Pronger takes Hart and Norris
His team didn't win the Stanley Cup, but Chris Pronger has a lot of hardware to show for his outstanding season, winning both the Hart and Norris Trophies.
In the closest balloting ever for the Hart Trophy, the St. Louis Blues' defenceman surprised many critics, hauling in the league's most valuable player award at the 2000 NHL Awards at the Sears Theatre in Toronto on Thursday night.
Pronger beat Jaromir Jagr, the 1999 Hart winner, by just one point.
"I think anyone of us could be up here," said the hulking defenceman upon accepting the award from former Hart winner, Mark Messier.
In this era of defensive hockey, maybe it's fitting that Pronger beat out Jagr, the Pittsburgh Penguins goal-scoring sensation.
| HART TROPHY (MOST VALUABLE PLAYER) Chris ProngerSt. Louis Blues |
VEZINA TROPHY (BEST GOALTENDER) Olaf KolzigWashington Capitals
NORRIS TROPHY (BEST DEFENSEMAN) Chris ProngerSt. Louis Blues
MASTERTON TROPHY (PERSEVERANCE AND DEDICATION) Ken Daneyko New Jersey Devils
SELKE TROPHY (BEST DEFENSIVE FORWARD) Steve Yzerman Detroit Red Wings
ADAMS AWARD (BEST COACH) Joel Quenneville St. Louis Blues
KING CLANCY TROPHY (LEADERSHIP ON AND OFF ICE) Curtis Joseph Toronto Maple Leafs
LADY BYNG TROPHY (SPORTSMANSHIP AWARD) Pavol DemitraSt. Louis Blues
CALDER TROPHY (ROOKIE OF THE YEAR) Scott GomezNew Jersey Devils
In front of a partisan pro-Curtis Joseph crowd, Lanny McDonald and Fred Brathwaite had the unenviable task of telling the Air Canada Centre crowd that Olaf Kolzig won the Vezina Trophy at the 2000 NHL Awards.
"Wow, not a popular choice," said the Washington Capitals goalie. "I'd like to thank Dominik (Hasek) for giving us a chance to win this."
Kolzig had a stellar season, leading the league in minutes played and shots. He was the reason why the Capitals made such a remarkable turn around from the previous season.
Kolzig, who was nominated along with Joseph and Roman Turek, posted a 33-7-5 record in his first 45 starts of the season with a goals-against average of 1.92.
Earlier in the evening, at 25 years of age, Pronger became the youngest player to claim the Norris Trophy since Paul Coffey did it in 1985.
Since being acquired from the Hartford Whalers in 1995, Pronger has evolved into a complete defenceman in the NHL.
"I think initially I started on slow decline and then began to rise quickly. Obviously, Al (MacInnis) and (coach) Joel (Quenneville) have been a really big factor in bringing me along and trying to guide me in the right direction," said Pronger, who beat out Rob Blake and Nicklas Lidstrom for the NHL's top defenceman honour.
Quenneville depended on the team captain for every situation during a hockey game, and that's one of the reasons why he led the NHL in ice time with just over 30 minutes played.
He finished second in scoring among defencemen with 62 points.
Despite having his top offensive player, Pierre Turgeon, sidelined due to injury for part of the season, Quenneville guided the St. Louis Blues to the President's Trophy and a team record 114-point season.
Those accomplishments were enough to earn him the Jack Adams Award.
"This is representative of what the players accomplished this year...I'd like to thank each one of the guys for the commitment to the team," said Quenneville, who led the Blues to a 51-20-11 record this season.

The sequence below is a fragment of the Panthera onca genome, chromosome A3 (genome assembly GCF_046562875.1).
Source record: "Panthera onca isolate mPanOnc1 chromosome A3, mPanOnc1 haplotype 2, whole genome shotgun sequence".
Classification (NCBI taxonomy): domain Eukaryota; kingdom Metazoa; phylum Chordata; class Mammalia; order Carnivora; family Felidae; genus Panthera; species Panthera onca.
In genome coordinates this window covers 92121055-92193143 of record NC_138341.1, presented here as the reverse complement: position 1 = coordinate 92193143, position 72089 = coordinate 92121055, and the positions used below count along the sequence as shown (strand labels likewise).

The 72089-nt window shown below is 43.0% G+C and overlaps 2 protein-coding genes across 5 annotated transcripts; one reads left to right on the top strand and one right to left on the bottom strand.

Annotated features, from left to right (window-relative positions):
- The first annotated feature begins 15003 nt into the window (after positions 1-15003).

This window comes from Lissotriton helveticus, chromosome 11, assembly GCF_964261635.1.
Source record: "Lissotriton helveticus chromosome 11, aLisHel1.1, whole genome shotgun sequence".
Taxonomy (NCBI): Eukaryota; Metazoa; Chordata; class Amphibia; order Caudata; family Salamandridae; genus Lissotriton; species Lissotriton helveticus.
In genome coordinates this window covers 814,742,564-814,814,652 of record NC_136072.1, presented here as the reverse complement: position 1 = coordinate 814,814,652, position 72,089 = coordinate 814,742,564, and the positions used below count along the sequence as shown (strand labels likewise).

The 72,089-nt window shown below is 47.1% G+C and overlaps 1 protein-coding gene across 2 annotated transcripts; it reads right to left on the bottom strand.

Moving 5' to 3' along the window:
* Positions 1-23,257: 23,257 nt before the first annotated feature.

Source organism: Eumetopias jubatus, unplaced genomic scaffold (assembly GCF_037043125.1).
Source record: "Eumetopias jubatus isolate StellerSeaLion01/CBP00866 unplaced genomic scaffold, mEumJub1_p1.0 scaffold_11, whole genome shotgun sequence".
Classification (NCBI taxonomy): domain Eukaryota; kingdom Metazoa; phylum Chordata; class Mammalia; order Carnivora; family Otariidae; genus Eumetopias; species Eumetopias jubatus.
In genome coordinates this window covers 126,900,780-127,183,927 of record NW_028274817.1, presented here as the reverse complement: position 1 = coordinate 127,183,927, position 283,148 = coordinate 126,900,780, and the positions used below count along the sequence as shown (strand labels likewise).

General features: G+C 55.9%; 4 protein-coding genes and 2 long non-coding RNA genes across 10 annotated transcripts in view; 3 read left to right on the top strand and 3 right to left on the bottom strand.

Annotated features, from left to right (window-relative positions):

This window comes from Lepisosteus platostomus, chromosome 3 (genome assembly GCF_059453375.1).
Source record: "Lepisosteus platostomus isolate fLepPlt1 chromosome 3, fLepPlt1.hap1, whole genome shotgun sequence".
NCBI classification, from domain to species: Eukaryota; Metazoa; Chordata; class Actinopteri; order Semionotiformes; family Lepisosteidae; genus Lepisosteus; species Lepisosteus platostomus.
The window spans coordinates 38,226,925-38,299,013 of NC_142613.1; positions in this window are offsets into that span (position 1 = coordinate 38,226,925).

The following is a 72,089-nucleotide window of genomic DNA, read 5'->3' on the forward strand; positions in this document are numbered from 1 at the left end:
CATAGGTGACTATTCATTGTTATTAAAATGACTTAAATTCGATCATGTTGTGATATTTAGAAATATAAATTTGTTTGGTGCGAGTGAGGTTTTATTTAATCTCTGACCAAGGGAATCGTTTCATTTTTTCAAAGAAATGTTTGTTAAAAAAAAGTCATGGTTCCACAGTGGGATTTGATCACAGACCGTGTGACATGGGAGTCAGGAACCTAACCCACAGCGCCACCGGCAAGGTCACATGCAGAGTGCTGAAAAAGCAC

He beat out Montreal Canadiens' coach Alain Vigneault and Washington Capitals' coach Ron Wilson for the award.
Five days after he hoisted the game's biggest prize, the Stanley Cup, Scott Gomez was lifting some more hardware Thursday night, claiming the Calder Trophy.
For a moment, he was speechless.
"I forgot what I was going to say," said Gomez after he accepted the award from Christopher Reeve.
"Sorry for taking so long," said Gomez, in a rambling but humourous speech. "I don't know if I'll be up here again, probably not."
This was a season that the native Anchorage Alaska will never forget, as the 20-year-old dominated the rookie scoring race all season long, topping all first-year players in points, assists, power-play points and shots.
"I was just a Mexican kid coming into Jersey and that's big trouble."
He beat Brad Stuart and Mike York to become the second Devil to earn the Calder Trophy, the first being goaltender Martin Brodeur in 1994.
Pavol Demitra is a rare commodity in the NHL, a man who can score and take few penalties, which was the main reason why he was voted the league's most sportsmanlike player.
Demitra scored 75 points while taking only eight minutes in penalties for the St. Louis Blues. Quenneville accepted for Demitra, who couldn't make it.
Steve Yzerman wasn't at the show to pick up the Frank J. Selke Award, for the top defensive forward in the NHL. Senior vice-president of the Detroit Red Wings, Jim Devellano, accepted for him.
Joseph received the King Clancy Award, given to the NHL player who exemplifies leadership qualities on and off the ice.
In awards pre-determined during the regular season, Jagr claimed the Art Ross Trophy for the top scorer, while Roman Turek took home the Jennings for the best goals against average during the regular season.
This year's Masterton trophy went to New Jersey Devils' Ken Daneyko.
Pavel Bure, of the Florida Panthers, fired off 58 goals to take home the Maurice "Rocket" Richard trophy for the league's top goal scorer.
Mr. Hockey, Gordie Howe, opened the 2000 Awards by announcing the first-team all-star squad. Kolzig, Pronger, Lidstrom, Brendan Shanahan, Yzerman and Jagr were named to the team.